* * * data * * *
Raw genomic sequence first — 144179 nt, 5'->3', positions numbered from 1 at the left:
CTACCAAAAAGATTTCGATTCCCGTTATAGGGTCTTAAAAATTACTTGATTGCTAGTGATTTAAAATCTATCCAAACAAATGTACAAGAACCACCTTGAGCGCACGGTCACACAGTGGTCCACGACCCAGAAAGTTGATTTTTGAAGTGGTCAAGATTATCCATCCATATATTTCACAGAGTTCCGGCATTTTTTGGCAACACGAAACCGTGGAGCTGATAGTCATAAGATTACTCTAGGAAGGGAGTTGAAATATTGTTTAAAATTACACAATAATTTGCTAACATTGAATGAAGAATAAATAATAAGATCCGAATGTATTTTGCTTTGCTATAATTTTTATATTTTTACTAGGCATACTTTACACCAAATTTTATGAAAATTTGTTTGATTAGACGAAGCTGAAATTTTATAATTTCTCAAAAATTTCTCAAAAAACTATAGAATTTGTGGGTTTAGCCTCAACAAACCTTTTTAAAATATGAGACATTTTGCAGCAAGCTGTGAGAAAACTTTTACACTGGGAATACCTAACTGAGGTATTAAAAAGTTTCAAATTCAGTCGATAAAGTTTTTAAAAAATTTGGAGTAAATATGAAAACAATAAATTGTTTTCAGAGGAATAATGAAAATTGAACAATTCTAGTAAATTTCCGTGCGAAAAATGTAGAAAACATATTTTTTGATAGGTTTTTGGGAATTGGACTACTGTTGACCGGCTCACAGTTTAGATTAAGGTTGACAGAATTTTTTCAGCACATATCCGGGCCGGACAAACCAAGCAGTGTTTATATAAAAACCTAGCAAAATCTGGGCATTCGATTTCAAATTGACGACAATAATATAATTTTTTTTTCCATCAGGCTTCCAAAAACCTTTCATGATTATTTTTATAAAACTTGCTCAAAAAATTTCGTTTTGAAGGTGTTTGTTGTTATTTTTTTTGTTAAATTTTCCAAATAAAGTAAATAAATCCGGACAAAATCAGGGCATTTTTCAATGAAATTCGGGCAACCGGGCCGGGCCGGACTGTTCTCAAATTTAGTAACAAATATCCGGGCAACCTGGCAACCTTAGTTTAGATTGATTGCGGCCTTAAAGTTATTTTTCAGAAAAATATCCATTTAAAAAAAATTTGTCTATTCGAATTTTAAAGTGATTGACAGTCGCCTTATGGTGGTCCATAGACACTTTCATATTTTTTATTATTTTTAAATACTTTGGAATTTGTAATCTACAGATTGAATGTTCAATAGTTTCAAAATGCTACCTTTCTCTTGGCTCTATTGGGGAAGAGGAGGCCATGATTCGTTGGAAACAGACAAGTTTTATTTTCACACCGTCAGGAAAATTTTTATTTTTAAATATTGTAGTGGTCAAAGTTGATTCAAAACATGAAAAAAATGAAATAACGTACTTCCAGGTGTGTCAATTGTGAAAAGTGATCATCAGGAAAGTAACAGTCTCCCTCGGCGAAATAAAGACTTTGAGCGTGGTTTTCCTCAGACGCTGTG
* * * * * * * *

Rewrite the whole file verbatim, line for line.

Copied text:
Raw genomic sequence first — 144179 nt, 5'->3', positions numbered from 1 at the left:
CTACCAAAAAGATTTCGATTCCCGTTATAGGGTCTTAAAAATTACTTGATTGCTAGTGATTTAAAATCTATCCAAACAAATGTACAAGAACCACCTTGAGCGCACGGTCACACAGTGGTCCACGACCCAGAAAGTTGATTTTTGAAGTGGTCAAGATTATCCATCCATATATTTCACAGAGTTCCGGCATTTTTTGGCAACACGAAACCGTGGAGCTGATAGTCATAAGATTACTCTAGGAAGGGAGTTGAAATATTGTTTAAAATTACACAATAATTTGCTAACATTGAATGAAGAATAAATAATAAGATCCGAATGTATTTTGCTTTGCTATAATTTTTATATTTTTACTAGGCATACTTTACACCAAATTTTATGAAAATTTGTTTGATTAGACGAAGCTGAAATTTTATAATTTCTCAAAAATTTCTCAAAAAACTATAGAATTTGTGGGTTTAGCCTCAACAAACCTTTTTAAAATATGAGACATTTTGCAGCAAGCTGTGAGAAAACTTTTACACTGGGAATACCTAACTGAGGTATTAAAAAGTTTCAAATTCAGTCGATAAAGTTTTTAAAAAATTTGGAGTAAATATGAAAACAATAAATTGTTTTCAGAGGAATAATGAAAATTGAACAATTCTAGTAAATTTCCGTGCGAAAAATGTAGAAAACATATTTTTTGATAGGTTTTTGGGAATTGGACTACTGTTGACCGGCTCACAGTTTAGATTAAGGTTGACAGAATTTTTTCAGCACATATCCGGGCCGGACAAACCAAGCAGTGTTTATATAAAAACCTAGCAAAATCTGGGCATTCGATTTCAAATTGACGACAATAATATAATTTTTTTTTCCATCAGGCTTCCAAAAACCTTTCATGATTATTTTTATAAAACTTGCTCAAAAAATTTCGTTTTGAAGGTGTTTGTTGTTATTTTTTTTGTTAAATTTTCCAAATAAAGTAAATAAATCCGGACAAAATCAGGGCATTTTTCAATGAAATTCGGGCAACCGGGCCGGGCCGGACTGTTCTCAAATTTAGTAACAAATATCCGGGCAACCTGGCAACCTTAGTTTAGATTGATTGCGGCCTTAAAGTTATTTTTCAGAAAAATATCCATTTAAAAAAAATTTGTCTATTCGAATTTTAAAGTGATTGACAGTCGCCTTATGGTGGTCCATAGACACTTTCATATTTTTTATTATTTTTAAATACTTTGGAATTTGTAATCTACAGATTGAATGTTCAATAGTTTCAAAATGCTACCTTTCTCTTGGCTCTATTGGGGAAGAGGAGGCCATGATTCGTTGGAAACAGACAAGTTTTATTTTCACACCGTCAGGAAAATTTTTATTTTTAAATATTGTAGTGGTCAAAGTTGATTCAAAACATGAAAAAAATGAAATAACGTACTTCCAGGTGTGTCAATTGTGAAAAGTGATCATCAGGAAAGTAACAGTCTCCCTCGGCGAAATAAAGACTTTGAGCGTGGTTTTCCTCAGACGCTGTG